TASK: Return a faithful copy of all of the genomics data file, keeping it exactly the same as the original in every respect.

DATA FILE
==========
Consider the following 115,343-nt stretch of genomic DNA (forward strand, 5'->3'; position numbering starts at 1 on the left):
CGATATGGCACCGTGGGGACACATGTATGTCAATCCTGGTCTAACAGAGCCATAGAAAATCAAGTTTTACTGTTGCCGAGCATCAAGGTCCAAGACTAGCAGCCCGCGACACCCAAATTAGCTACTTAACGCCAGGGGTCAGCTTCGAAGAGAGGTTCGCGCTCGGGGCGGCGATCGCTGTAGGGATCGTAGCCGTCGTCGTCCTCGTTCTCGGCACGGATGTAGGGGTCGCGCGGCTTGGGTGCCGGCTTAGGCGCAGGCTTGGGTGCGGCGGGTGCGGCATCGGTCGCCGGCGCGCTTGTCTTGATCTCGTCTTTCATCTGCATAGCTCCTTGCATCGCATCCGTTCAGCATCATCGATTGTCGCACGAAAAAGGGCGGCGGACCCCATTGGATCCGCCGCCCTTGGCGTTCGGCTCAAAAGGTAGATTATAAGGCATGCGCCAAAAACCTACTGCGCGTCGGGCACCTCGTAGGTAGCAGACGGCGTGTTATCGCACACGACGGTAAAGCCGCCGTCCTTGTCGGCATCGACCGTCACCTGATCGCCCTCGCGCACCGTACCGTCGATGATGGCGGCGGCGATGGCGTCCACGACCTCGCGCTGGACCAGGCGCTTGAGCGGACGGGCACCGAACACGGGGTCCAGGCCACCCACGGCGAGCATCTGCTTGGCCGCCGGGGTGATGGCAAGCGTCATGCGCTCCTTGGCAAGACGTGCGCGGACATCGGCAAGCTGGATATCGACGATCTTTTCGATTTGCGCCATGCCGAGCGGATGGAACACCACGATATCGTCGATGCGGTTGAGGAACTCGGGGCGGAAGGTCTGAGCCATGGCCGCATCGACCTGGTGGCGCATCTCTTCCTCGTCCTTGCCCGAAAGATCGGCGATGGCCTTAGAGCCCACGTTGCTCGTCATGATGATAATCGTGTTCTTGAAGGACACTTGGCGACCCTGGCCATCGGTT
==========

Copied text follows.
Consider the following 115,343-nt stretch of genomic DNA (forward strand, 5'->3'; position numbering starts at 1 on the left):
CGATATGGCACCGTGGGGACACATGTATGTCAATCCTGGTCTAACAGAGCCATAGAAAATCAAGTTTTACTGTTGCCGAGCATCAAGGTCCAAGACTAGCAGCCCGCGACACCCAAATTAGCTACTTAACGCCAGGGGTCAGCTTCGAAGAGAGGTTCGCGCTCGGGGCGGCGATCGCTGTAGGGATCGTAGCCGTCGTCGTCCTCGTTCTCGGCACGGATGTAGGGGTCGCGCGGCTTGGGTGCCGGCTTAGGCGCAGGCTTGGGTGCGGCGGGTGCGGCATCGGTCGCCGGCGCGCTTGTCTTGATCTCGTCTTTCATCTGCATAGCTCCTTGCATCGCATCCGTTCAGCATCATCGATTGTCGCACGAAAAAGGGCGGCGGACCCCATTGGATCCGCCGCCCTTGGCGTTCGGCTCAAAAGGTAGATTATAAGGCATGCGCCAAAAACCTACTGCGCGTCGGGCACCTCGTAGGTAGCAGACGGCGTGTTATCGCACACGACGGTAAAGCCGCCGTCCTTGTCGGCATCGACCGTCACCTGATCGCCCTCGCGCACCGTACCGTCGATGATGGCGGCGGCGATGGCGTCCACGACCTCGCGCTGGACCAGGCGCTTGAGCGGACGGGCACCGAACACGGGGTCCAGGCCACCCACGGCGAGCATCTGCTTGGCCGCCGGGGTGATGGCAAGCGTCATGCGCTCCTTGGCAAGACGTGCGCGGACATCGGCAAGCTGGATATCGACGATCTTTTCGATTTGCGCCATGCCGAGCGGATGGAACACCACGATATCGTCGATGCGGTTGAGGAACTCGGGGCGGAAGGTCTGAGCCATGGCCGCATCGACCTGGTGGCGCATCTCTTCCTCGTCCTTGCCCGAAAGATCGGCGATGGCCTTAGAGCCCACGTTGCTCGTCATGATGATAATCGTGTTCTTGAAGGACACTTGGCGACCCTGGCCATCGGTT